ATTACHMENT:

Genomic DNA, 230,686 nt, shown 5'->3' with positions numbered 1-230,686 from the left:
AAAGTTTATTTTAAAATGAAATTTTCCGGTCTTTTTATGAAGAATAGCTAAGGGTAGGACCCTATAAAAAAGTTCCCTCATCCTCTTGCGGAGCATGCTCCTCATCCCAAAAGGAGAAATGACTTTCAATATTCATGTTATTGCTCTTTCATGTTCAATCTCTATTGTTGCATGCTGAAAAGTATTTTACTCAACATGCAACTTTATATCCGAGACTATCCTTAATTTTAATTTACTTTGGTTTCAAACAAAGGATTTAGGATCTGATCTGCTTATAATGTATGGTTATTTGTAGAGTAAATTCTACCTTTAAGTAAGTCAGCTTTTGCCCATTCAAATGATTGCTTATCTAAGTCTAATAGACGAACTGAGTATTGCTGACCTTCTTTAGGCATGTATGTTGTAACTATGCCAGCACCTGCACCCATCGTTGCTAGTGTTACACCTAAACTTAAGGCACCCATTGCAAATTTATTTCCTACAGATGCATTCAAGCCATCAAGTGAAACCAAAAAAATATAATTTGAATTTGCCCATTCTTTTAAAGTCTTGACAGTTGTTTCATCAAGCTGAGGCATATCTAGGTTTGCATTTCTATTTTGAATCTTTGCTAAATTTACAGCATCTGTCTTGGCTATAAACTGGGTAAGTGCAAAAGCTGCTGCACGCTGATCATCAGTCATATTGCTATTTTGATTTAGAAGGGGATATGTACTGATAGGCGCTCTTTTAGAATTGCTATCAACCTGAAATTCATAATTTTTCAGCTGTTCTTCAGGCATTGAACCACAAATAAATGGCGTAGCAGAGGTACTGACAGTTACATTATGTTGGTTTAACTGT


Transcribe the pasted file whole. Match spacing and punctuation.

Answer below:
Genomic DNA, 230,686 nt, shown 5'->3' with positions numbered 1-230,686 from the left:
AAAGTTTATTTTAAAATGAAATTTTCCGGTCTTTTTATGAAGAATAGCTAAGGGTAGGACCCTATAAAAAAGTTCCCTCATCCTCTTGCGGAGCATGCTCCTCATCCCAAAAGGAGAAATGACTTTCAATATTCATGTTATTGCTCTTTCATGTTCAATCTCTATTGTTGCATGCTGAAAAGTATTTTACTCAACATGCAACTTTATATCCGAGACTATCCTTAATTTTAATTTACTTTGGTTTCAAACAAAGGATTTAGGATCTGATCTGCTTATAATGTATGGTTATTTGTAGAGTAAATTCTACCTTTAAGTAAGTCAGCTTTTGCCCATTCAAATGATTGCTTATCTAAGTCTAATAGACGAACTGAGTATTGCTGACCTTCTTTAGGCATGTATGTTGTAACTATGCCAGCACCTGCACCCATCGTTGCTAGTGTTACACCTAAACTTAAGGCACCCATTGCAAATTTATTTCCTACAGATGCATTCAAGCCATCAAGTGAAACCAAAAAAATATAATTTGAATTTGCCCATTCTTTTAAAGTCTTGACAGTTGTTTCATCAAGCTGAGGCATATCTAGGTTTGCATTTCTATTTTGAATCTTTGCTAAATTTACAGCATCTGTCTTGGCTATAAACTGGGTAAGTGCAAAAGCTGCTGCACGCTGATCATCAGTCATATTGCTATTTTGATTTAGAAGGGGATATGTACTGATAGGCGCTCTTTTAGAATTGCTATCAACCTGAAATTCATAATTTTTCAGCTGTTCTTCAGGCATTGAACCACAAATAAATGGCGTAGCAGAGGTACTGACAGTTACATTATGTTGGTTTAACTGT